PHILLIPS — Roger Lebreux, a principal in the Runyon, Kersteen and Ouellette accounting firm, presented the School Administrative District 58 directors with his overview of the recent year’s budget.

Last year’s budget, which was approved by voters in Strong, Avon, Kingfield and Phillips, was $9.1 million — but the audit report showed that the district spent $8.7 million, he said.

Some cost centers went over budget, while others went under budget, he said. Those results didn’t mean the district spent exactly what had been budgeted in each category.

“It wasn’t all luck,” he said. “You had overages, but you were allowed to transfer money to cover those costs.”

Lower costs for electricity and wood pellets contributed to the significant reduction of $97,000 in the facilities and maintenance departments.

Managing the annual budget requires a fine balance, he told board members. Staff salaries and insurance costs change, depending on the number of new employees and retiring staff. District revenues also vary annually, largely because of the number of students who pay tuition to attend district schools and the outside funding for the variety of required support services.

After all cost centers are decided, the board determines how much to transfer to offset the cost of the coming year’s cost for taxpayers. The board assigned $573,000 from the fund balance last year to offset taxpayers’ costs for the 2015-16 budget.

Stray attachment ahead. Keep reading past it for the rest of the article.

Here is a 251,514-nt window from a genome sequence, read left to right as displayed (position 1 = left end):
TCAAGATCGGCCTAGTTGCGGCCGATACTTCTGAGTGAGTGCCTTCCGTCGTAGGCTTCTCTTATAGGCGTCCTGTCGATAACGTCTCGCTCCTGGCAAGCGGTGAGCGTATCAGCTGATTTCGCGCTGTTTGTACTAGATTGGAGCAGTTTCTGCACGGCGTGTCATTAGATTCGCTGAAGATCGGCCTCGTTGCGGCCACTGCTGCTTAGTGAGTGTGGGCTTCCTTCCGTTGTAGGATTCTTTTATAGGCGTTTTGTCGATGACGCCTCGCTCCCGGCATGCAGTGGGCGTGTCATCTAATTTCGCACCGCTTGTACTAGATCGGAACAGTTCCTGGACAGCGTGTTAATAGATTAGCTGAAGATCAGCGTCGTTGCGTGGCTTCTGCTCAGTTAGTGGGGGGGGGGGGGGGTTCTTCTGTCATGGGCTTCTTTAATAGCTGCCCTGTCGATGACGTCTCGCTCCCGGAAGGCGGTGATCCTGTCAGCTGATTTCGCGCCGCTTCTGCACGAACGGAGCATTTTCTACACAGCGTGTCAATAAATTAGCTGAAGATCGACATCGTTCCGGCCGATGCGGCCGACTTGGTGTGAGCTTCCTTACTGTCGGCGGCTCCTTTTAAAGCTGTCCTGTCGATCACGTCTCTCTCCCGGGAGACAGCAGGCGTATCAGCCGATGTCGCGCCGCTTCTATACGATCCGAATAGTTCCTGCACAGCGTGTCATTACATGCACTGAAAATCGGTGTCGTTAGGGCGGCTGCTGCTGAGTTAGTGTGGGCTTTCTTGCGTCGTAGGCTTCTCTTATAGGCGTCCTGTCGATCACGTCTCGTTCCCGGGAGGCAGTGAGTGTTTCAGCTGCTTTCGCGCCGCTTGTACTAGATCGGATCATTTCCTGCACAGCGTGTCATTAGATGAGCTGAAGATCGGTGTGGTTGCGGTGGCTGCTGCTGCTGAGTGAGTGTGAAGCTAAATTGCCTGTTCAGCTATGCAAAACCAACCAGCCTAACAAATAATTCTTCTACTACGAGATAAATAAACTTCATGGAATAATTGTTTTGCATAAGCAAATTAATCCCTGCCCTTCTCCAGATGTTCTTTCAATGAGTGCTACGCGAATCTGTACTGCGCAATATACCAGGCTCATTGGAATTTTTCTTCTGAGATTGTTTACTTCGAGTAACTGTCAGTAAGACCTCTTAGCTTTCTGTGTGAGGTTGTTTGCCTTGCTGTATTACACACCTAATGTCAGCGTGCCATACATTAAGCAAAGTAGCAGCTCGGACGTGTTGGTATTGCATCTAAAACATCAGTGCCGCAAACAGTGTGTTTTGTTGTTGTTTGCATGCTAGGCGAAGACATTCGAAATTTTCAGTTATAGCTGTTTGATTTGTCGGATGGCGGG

“At this point, I tell you that was an aggressive move — but luckily, you didn’t draw down the fund balance nearly that much,” he said.

Transferring too much money leaves the district in a precarious position in case of an unexpected financial emergency. Not transferring enough presents a different problem.

“State law says you can’t have more than 3 percent of your budget (in the fund balance),” Lebreux said. “The reward for building a fund balance is (the state) taking away your subsidies.”

Smaller school districts, such as RSU 58, can’t segregate some of the day-to-day requirements in the administrative office by hiring more employees. To add to the stress, the district’s superintendent and two full-time office staff members, business manager Luci Milewski and secretary Cynthia Dixon, resigned before the 2016 school year started. Newly hired Superintendent Susan Pratt hired Alison Gamache as the new business manager and Tiki White as administrative assistant, replacing Dixon.

Pratt asked board members to review methods she had presented at the December meeting regarding current Title I funding. The board had approved $84,000 in last year’s budget for supporting the program, but district received half of that in funding. The remaining money has come out of general funds.

She suggested having one full-time Title 1 teacher and creating a second position for an interventionist, who would have the same skills, but be available to the entire district. The board unanimously approved her recommendation.

Lisa Brackley was hired as the Mt. Abram High School secretary. Stephanie Cheesebrough will be the new educational technician in the Strong Elementary School.

In other business, Amanda Bowen has been named the district’s Employee of the Month. Pratt said Bowen consistently goes “above and beyond” in pulling together school schedules for the middle-level grades and providing support in special education services. 

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